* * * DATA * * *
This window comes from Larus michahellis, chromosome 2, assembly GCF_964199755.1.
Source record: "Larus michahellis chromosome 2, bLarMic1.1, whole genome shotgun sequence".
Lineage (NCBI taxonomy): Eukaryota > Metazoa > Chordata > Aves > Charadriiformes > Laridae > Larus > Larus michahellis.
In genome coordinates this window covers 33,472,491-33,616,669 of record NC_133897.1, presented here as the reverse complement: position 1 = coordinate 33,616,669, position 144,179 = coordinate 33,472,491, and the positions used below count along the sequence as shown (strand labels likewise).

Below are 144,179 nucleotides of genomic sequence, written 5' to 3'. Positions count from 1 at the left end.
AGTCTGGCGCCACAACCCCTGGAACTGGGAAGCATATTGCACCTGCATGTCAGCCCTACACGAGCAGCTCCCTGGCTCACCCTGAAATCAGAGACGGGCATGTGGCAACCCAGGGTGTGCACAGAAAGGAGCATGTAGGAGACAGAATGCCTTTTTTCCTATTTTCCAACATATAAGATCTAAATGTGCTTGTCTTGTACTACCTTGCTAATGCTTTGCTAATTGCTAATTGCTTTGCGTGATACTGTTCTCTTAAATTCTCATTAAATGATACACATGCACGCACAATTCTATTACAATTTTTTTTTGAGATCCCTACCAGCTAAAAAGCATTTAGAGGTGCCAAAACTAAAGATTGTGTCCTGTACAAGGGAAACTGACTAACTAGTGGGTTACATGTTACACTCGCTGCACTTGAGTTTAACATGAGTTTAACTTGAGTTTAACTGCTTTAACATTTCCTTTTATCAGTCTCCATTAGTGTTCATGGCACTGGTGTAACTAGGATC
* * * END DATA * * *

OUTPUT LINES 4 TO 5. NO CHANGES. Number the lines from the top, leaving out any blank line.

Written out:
In genome coordinates this window covers 33,472,491-33,616,669 of record NC_133897.1, presented here as the reverse complement: position 1 = coordinate 33,616,669, position 144,179 = coordinate 33,472,491, and the positions used below count along the sequence as shown (strand labels likewise).

Below are 144,179 nucleotides of genomic sequence, written 5' to 3'. Positions count from 1 at the left end.